The season is changing, so here’s your complete guide to what you should be harvesting, planting and sowing in the garden this April
The best vegetables to harvest
Kūmara harvesting begins this month. You’ll know when yours are ready if most of the plant has turned yellow. If frosts are likely in your area, dig up your ku-mara. To help them store well, leave tubers in a warm, shady
spot for a day or two to firm up skins, then move them to a cool, airy place (not the fridge as this can make tubers go hard in the centre). More nutritious than potatoes, ku-mara are just as versatile and can be baked, boiled or made into chips. The leaves and shoots are edible, too.
Pick pumpkin, butternuts and squash when the vines die back and skins are hard. Leave at least 10cm of the stem on and sit them in the sun for a couple of weeks if you are planning to store them. Make sure there are no cuts or signs of rot. If you store them in a dry, cool place, they’ll last for several months.
Sweetcorn is ready when the silky tassels turn brown. Another way to check is by slicing into one of the kernels, which should release a milky substance if the cob is ripe. Don’t delay eating sweetcorn as the quality deteriorates quite quickly.
Harvest any other late-summer vegetables left in the garden such as capsicum, cucumber, courgette, eggplant and tomatoes, too, as they’re not likely to ripen any further.
Leave grapes to ripen on the vine if you can beat the birds to them. Don’t be tempted to pick them green as they won’t ripen inside. Keep in the fridge and eat within 2-3 days. Likewise with figs, which need to be fully ripe before picking, but don’t leave them too long on the tree or they can split if it rains. Birds love figs as much as grapes, so netting is a good option for both as the fruit ripens.
The best vegetables to sow
No wonder silverbeet is such a stalwart of the Kiwi vege garden, it’s so easy to grow and super-nutritious, too. Most of us can grow it all year round, although it can flower if the weather turns cold. Sow seed directly into the garden around 2cm deep, then thin out plants once established so they are spaced at 30cm apart.
If you’re not a fan of silverbeet, rocket is almost as easy to grow from seed and is usually ready to harvest in 6-8 weeks. It’s not fussy about soil conditions but you’ll get better quality plants if you sow seed in rich, moisture-retentive soil. Common rocket is happy in a sunny position but wild rocket prefers some shade. Sow hardier wild rocket in winter if you live in a very frost-prone area. Sowing seed every 6 weeks gives you plenty of plants through the year.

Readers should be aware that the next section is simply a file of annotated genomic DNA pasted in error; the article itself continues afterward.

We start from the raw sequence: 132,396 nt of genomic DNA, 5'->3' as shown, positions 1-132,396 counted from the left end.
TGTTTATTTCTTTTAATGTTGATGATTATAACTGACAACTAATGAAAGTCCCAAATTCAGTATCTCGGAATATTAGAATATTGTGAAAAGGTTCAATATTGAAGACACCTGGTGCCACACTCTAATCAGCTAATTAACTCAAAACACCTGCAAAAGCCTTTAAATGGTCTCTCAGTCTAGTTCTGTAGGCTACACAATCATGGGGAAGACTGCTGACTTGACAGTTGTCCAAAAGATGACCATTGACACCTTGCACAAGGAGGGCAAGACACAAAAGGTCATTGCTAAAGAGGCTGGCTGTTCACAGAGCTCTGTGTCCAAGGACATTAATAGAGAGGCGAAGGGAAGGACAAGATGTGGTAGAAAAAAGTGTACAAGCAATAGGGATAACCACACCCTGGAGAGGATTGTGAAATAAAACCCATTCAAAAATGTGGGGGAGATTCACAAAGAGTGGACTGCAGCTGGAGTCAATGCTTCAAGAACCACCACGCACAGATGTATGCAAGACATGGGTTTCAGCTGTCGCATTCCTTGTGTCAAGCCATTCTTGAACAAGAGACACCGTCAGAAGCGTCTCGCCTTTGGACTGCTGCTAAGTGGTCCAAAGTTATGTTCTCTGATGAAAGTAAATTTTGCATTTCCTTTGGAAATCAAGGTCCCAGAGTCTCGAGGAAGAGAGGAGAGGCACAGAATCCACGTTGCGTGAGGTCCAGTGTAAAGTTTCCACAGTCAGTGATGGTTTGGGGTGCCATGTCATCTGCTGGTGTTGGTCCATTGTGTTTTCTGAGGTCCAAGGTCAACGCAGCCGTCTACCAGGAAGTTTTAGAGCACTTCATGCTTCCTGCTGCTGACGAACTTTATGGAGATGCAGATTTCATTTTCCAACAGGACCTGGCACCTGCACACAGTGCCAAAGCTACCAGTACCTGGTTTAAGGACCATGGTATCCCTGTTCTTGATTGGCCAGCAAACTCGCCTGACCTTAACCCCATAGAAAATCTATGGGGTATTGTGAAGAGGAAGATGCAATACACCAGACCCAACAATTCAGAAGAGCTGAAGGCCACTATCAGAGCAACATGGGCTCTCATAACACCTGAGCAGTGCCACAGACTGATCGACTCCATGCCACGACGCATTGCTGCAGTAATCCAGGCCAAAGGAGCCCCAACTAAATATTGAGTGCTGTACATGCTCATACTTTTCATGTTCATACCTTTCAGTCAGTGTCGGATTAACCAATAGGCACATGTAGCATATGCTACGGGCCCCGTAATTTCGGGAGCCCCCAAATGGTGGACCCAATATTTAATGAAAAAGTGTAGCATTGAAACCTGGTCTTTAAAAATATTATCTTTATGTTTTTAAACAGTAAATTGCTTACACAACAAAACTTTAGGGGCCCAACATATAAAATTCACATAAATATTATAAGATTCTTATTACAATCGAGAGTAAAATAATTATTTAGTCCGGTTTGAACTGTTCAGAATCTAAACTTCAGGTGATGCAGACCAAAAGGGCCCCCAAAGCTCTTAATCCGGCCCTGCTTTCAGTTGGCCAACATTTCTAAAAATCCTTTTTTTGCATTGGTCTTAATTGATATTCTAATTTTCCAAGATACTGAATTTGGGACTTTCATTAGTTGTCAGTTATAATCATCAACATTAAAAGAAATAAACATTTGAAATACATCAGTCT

Sow broad beans, peas and onions directly into the garden in warmer areas, making sure to keep soil moist. Cauliflower, kale and spinach seed can be sown directly or in trays for planting out when seedlings are established.
Carrots can be sown in most places, but if you live in a cold area remember that frosts can damage the foliage. Sow now to make sure your crop is mature before frosts are due. There are so many delightful carrot varieties available in different colours and shapes, as well as maturing times, seasons and soil types. The lovely 1000-year-old heirloom variety ‘Purple Dragon’ can be sown now (kingsseeds.co.nz).
The best vegetables to plant
Plant seedlings of broccoli, cauliflower, cabbage, Brussels sprouts, celery, spinach and broad beans. Protect from slug and snail attack with cloches or non-toxic pellets such as Tui’s Quash. There are plenty of recipes online for homemade baits, too.
If you are a beginner gardener, an easy winter crop is peas. Grab a couple of punnets of pea seedlings from the garden centre and plant into well-drained, moisture-retentive soil. Make sure plants get at least a few hours of sunshine a day.
Soup and casserole lovers should always have some leeks in the garden during winter. Mature plants are perfect for these dishes while younger leeks can be used as a spring onion substitute. Plant leek seedlings around 15cm deep and spaced the same distance apart. Feed regularly with liquid fertiliser.
Words by: Carol Bucknell.